President Donald Trump’s comments on Tuesday — in which he equated white nationalists with counter-protesters at the “Unite the Right” in Charlottesville, Virginia, and blamed “both sides” for the violence — drew criticism from both sides of the aisle. Now, three Democratic House members have said they plan to introduce a resolution to censure the president over his “inadequate” remarks.
Though Congress is in recess until Labor Day, Reps. Jerry Nadler, D-N.Y, Bonnie Watson Coleman, D-N.J., and Pramila Jayapal, D-Wash., have indicated they will introduce the resolution during a brief session on Friday.
What is a censure?
Largely symbolic, a vote to censure does not carry legal weight and cannot result in expulsion from office. More or less, it is comparable to a “strongly-worded letter.” The president, members of Congress and Cabinet members can all be censured this way. Treasury Secretary Alexander Hamilton was the first government official to be censured for mishandling loans. The last politician to be censured by the House was former Rep. Charlie Rangel, D-N.Y., in 2010. The House Ethics Committee found him guilty for ethics violations, including failing to pay income taxes.
Has a president been censured?
Although Congress has tried to censure many presidents, only a few of those attempts have actually been successful. In 1834, Andrew Jackson became the first president to be censured following his refusal to turn over a document to the Senate, and the House censured James Polk in 1848 for the “unnecessary” Mexican-American War.
More recently, the Senate introduced a censure resolution over Bill Clinton’s affair and subsequent perjury. In 2006, then-Sen. Russ Feingold, D-Wis., called to censure George W. Bush over his administration’s domestic surveillance program, however, it failed to pass the Judiciary Committee.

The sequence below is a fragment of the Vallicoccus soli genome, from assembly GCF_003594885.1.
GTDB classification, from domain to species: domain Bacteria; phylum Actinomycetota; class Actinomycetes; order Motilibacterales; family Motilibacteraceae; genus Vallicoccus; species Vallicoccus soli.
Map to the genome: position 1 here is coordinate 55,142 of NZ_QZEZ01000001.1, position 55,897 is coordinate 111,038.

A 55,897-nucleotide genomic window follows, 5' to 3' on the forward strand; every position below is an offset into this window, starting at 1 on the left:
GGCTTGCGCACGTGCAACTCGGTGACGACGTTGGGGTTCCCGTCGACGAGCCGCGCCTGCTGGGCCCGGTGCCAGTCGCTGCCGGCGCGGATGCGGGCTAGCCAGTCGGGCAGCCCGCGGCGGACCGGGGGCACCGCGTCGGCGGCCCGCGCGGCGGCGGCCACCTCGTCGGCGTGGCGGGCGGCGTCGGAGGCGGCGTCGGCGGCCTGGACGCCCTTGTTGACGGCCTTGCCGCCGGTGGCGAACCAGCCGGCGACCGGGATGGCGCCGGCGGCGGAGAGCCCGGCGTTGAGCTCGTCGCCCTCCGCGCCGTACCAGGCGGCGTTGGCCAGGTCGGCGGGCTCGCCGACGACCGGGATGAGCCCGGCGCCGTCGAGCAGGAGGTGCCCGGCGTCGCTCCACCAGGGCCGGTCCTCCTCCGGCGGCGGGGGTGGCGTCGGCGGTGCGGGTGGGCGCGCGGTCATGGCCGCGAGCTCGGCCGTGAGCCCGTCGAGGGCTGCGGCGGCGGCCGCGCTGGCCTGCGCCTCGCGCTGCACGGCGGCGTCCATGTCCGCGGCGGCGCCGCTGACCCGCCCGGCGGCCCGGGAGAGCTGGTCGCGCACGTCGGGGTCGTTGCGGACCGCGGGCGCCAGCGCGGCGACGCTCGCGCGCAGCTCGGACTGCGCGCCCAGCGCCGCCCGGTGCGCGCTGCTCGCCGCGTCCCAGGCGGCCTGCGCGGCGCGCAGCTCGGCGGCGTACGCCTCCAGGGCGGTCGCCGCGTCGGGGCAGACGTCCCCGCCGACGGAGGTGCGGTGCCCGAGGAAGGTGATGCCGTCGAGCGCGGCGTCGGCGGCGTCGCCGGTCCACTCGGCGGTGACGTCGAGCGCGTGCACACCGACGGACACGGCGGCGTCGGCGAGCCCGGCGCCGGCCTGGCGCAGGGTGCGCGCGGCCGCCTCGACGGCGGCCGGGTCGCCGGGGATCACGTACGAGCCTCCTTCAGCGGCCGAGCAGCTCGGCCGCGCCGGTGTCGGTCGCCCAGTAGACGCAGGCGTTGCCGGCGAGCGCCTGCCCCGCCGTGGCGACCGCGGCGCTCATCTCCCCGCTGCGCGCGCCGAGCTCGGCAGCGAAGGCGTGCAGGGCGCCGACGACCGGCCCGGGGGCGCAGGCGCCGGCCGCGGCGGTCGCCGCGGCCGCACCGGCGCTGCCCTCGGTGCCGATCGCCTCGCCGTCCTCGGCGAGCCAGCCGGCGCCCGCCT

Why is there now a resolution to censure the President?
Politicians across the aisle have criticized Trump’s response to the white nationalist rally and subsequent violence. On Saturday, he spoke out against the violence from “many sides,” which was largely interpreted as a moral equivalence between neo-Nazis and the counter protesters. Speaking from the White House on Monday, the President delivered a more forceful statement, calling racism “evil.”
However, when taking questions following a short introduction to an infrastructure plan on Tuesday in the lobby of Trump Tower, Trump caused controversy again by equating the white nationalist’s violence with the counter protesters and saying he believes “there’s blame on both sides” and that there “were very fine people on both sides.”
The resolution to censure Trump is specifically aimed at his Tuesday comments.
Will this censure pass?
It’s too soon to tell. Few presidents have been censured in the past. But lawmakers use censures, at the least, as a tool to make political statements — in this case, against the president’s handling of the violence in Charlottesville and other race overall.
This article has been updated to reflect Feingold’s affiliation.